Ronald McDonald’s Creepy Background Characters

I think the majority of these fine freaky folks may still be in rotation on TV - prancing around McDonald land, eating fatty foods and being generally creepy. The gang's all here - Grimace, the Hamburglar, that bird thing, the fluffy guys who I think are supposed to be french fries, some talking food...and yet, it's been a while since I've come face to face with any of them (other than the clown) for quite some time. Whether it's because they have been removed from distribution, or because I have just carefully avoided them for the past fifteen years, is, as always, debatable.

So there you have it, folks. Some long gone commercial celebrities from a bygone era...some fondly remembered, others...not so much. What are some of your favorite commercial mascots?

Tuesday, November 2, 2010


Even if you've been living in a hole underneath a rock on another planet for the past decade, you're probably still aware of Edgar Wright's existence. The British director has delivered some of the finest comedies to the big screen within the last six or so years and with his latest directorial effort "Scott Pilgrim vs The World", he doesn't look like he'll be stopping any time soon.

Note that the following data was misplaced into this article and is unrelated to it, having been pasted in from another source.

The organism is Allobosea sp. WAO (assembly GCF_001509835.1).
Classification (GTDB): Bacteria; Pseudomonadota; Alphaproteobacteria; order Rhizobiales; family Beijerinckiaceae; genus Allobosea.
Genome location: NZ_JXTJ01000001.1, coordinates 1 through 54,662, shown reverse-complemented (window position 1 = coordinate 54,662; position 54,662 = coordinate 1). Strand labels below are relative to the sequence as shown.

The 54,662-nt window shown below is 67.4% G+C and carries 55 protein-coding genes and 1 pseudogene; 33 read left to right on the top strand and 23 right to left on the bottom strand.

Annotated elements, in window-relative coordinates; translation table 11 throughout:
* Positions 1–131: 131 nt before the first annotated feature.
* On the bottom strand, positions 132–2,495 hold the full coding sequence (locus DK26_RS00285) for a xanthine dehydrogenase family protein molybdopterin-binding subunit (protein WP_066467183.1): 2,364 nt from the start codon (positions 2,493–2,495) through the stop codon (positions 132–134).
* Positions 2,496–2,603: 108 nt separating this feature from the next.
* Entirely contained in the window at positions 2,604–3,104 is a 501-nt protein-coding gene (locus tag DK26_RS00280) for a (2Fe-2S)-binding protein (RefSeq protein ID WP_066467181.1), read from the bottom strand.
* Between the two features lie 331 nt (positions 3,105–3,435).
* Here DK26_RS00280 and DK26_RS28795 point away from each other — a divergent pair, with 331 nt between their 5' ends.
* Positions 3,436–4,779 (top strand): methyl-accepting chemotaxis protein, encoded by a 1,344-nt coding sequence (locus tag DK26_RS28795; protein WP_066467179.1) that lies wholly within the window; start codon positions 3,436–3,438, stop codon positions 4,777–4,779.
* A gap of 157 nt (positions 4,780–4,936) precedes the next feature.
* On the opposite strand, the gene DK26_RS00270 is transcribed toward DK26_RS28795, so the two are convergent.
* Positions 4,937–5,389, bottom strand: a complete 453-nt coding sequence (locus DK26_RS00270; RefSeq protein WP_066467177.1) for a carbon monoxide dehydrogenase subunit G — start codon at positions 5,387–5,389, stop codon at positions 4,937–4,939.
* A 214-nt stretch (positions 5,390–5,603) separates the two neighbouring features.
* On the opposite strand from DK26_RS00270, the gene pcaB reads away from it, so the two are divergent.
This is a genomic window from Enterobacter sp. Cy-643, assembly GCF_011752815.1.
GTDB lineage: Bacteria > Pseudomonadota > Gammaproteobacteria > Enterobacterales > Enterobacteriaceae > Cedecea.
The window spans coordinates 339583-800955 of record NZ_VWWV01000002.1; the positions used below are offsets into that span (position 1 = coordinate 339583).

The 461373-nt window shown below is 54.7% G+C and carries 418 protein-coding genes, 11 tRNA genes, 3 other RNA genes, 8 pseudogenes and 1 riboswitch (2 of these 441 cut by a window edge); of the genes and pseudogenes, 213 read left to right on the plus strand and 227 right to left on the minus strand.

You'll surely recognize Edgar Wright's trademark directing. His fast action-style editing including whip-pans, crash-zooms and clever transitions have been a staple in all his movies. His distinctive style clearly shows he has a grasp on modern editing techniques and a surprisingly impressive eye for the visuals.

Have I mentioned that he's also a writer? That's right: the blockbusters he's directed were also written by him. Wright has teamed up with longtime friend Simon Pegg to co-write the zombie-comedy "Shaun of the Dead" and cop-buddy-action-comedy "Hot Fuzz". Wright's deadpan humor and dry British wit and sarcasm have been critically acclaimed thus far, and have launched his career as one of the finest merchants on the comedy block.

I will now use these three examples to illustrate why Edgar Wright Is a Director Who Doesn't Suck. To celebrate Scott Pilgrim vs The World's impending Blu-Ray and DVD release (November 9th, 2010), I'll start with that....

EDGAR WRIGHT DOESN'T SUCK REASON #1 - Scott Pilgrim vs The World